When you have a work-related injury or illness, we’re here to help you recover and get back to work. This may include providing you with health-care benefits and in some cases that may include medical cannabis.
To decide if we can include medical cannabis in your benefit coverage, we will look at:
- whether you have one of the five designated work-related medical conditions in the policy.
- whether you’ve received a clinical assessment and medical cannabis treatment has been authorized by your treating health-care professional.
- if you have already tried appropriate conventional treatments for your work-related injury or illness.
See the Cannabis for Medical Purposes policy to learn more about who is covered.
Why does the WSIB have a policy on medical cannabis?
The WSIB has introduced the policy to:
- support timely and consistent decisions regarding medical cannabis,
- provide transparency about the circumstances in which entitlement to medical cannabis will be considered for a work-related injury or illness, and
- allow entitlement to medical cannabis where it is safe and proven to have a therapeutic benefit.
Who would be entitled to medical cannabis coverage under the policy?
A person with a work-related injury or illness may be entitled to medical cannabis coverage if the following criteria are met:
- they have one of the work-related medical conditions listed in the policy,
- they have previously tried conventional treatments for their condition,
- they have received a clinical assessment for medical cannabis treatment,
- the benefits of the medical cannabis treatment for the person outweigh the risks,
- their treating healthcare professional has authorized medical cannabis for them, and
- the dose and route of administration that the healthcare professional prescribes aligns to the criteria in the policy.
How was the policy developed?
To develop the policy, the WSIB conducted considerable research on medical cannabis, which included existing scientific evidence and clinical guidance on medical cannabis, the compensation structure, and the federal access to medical cannabis scheme.
How does the WSIB ensure the policy stays current?
In 2020, the WSIB engaged an independent third party to review the scientific and clinical evidence on medical cannabis to ensure the work-related medical conditions listed in the policy continue to reflect current evidence for the therapeutic use of medical cannabis.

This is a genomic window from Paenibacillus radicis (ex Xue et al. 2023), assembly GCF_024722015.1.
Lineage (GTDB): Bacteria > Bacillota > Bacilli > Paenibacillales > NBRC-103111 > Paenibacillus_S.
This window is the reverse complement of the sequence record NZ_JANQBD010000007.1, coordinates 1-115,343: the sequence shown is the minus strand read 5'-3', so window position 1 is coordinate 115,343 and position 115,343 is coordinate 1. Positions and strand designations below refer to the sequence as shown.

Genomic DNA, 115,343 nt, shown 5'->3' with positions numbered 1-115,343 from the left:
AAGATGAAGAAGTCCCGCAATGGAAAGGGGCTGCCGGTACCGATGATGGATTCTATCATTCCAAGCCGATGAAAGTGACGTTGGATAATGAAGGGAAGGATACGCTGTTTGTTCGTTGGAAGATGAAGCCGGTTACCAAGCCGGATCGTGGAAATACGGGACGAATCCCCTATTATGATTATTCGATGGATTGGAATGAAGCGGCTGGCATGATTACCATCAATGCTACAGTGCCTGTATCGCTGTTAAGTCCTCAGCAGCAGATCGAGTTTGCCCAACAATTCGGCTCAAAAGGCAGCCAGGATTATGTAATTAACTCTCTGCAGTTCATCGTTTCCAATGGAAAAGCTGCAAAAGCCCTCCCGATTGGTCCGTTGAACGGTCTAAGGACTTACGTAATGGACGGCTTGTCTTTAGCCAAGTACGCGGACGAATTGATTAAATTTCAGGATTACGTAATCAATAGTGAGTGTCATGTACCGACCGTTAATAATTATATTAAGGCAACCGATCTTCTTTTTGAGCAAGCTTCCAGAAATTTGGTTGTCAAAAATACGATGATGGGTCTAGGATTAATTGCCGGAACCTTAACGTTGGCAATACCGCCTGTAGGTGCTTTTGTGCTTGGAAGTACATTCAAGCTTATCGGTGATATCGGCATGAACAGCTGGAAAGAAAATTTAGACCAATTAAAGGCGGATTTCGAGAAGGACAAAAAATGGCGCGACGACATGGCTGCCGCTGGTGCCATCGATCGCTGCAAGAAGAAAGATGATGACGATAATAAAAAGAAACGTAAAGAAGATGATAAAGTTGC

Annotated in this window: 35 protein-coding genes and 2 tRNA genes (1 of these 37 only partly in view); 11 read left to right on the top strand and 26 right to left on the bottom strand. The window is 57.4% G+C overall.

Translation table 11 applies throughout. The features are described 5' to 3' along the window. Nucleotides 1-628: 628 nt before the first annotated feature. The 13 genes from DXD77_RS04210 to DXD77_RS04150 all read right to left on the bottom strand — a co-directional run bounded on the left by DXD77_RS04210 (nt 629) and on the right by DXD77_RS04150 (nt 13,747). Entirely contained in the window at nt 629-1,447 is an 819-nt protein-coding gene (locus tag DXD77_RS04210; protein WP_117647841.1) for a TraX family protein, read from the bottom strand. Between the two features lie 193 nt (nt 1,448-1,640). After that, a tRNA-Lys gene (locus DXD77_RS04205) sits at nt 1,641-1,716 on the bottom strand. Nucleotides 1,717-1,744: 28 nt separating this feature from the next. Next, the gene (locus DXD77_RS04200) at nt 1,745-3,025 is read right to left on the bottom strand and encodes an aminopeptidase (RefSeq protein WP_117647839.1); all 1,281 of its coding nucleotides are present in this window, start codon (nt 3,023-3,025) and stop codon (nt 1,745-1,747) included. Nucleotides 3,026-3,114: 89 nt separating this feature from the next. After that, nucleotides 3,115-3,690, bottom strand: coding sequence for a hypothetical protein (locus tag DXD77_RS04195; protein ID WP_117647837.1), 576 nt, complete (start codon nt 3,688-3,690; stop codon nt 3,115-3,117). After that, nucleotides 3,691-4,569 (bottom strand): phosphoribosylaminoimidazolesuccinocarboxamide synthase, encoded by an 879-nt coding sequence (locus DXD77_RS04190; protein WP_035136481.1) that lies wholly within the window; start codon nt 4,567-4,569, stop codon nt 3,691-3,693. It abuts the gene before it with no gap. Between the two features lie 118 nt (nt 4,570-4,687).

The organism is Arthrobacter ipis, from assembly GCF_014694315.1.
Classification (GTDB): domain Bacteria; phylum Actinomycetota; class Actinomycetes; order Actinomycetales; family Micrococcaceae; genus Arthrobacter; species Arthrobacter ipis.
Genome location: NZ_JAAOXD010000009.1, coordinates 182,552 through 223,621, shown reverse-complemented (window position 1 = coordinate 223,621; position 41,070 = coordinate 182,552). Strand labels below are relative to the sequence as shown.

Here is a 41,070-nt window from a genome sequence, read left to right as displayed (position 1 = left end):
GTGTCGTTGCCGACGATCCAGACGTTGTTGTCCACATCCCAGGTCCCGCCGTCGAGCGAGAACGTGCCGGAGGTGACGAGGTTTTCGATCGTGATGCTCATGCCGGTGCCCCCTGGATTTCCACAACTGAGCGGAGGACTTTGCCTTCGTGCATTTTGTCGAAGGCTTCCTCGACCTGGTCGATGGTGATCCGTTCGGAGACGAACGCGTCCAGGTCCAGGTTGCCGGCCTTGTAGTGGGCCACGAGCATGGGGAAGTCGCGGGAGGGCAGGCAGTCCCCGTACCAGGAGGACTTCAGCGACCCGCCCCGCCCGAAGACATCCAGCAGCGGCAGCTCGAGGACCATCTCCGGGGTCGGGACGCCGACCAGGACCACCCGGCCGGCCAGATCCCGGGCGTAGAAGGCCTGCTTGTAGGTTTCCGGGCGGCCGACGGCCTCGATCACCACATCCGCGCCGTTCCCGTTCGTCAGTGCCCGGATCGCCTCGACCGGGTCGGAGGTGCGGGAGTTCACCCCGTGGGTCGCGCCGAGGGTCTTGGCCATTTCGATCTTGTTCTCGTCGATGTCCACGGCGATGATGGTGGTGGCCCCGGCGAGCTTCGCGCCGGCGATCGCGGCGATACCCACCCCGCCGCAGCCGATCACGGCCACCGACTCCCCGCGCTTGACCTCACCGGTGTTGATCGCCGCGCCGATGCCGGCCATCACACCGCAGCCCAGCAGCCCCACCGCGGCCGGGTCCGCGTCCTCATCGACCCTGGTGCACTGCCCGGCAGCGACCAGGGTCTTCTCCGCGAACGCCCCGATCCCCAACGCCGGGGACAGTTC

The WSIB recognizes that the scientific and clinical landscape pertaining to medical cannabis is evolving. To ensure the policy remains current moving forward, we will continue to monitor and review the scientific and clinical evidence for the therapeutic use of medical cannabis, and has committed to regular reviews of the scientific and clinical evidence on medical cannabis.
Why does the policy consider entitlement to medical cannabis for those with neuropathic but not other forms of pain?
According to the scientific and clinical literature reviewed to date, there is consistent evidence for the therapeutic use of medical cannabis for the treatment of neuropathic pain. Such support was not found for the treatment of acute pain or other forms of chronic pain.
Will the WSIB cover the cost of equipment required for medical cannabis treatment?
If someone with entitlement to medical cannabis is approved to administer dried cannabis using a vapourizer, the WSIB will cover the reasonable cost of a Health Canada-approved vapourizer. Pre-approval from the WSIB must be obtained before purchasing a vapourizer.
What information does the WSIB require on the “medical document” supporting the use of medical cannabis?
To allow entitlement to medical cannabis, the medical document must satisfy the requirements of the federal Cannabis Regulations and also include the following additional information, which must comply with the dosing and route of administration criteria in the policy: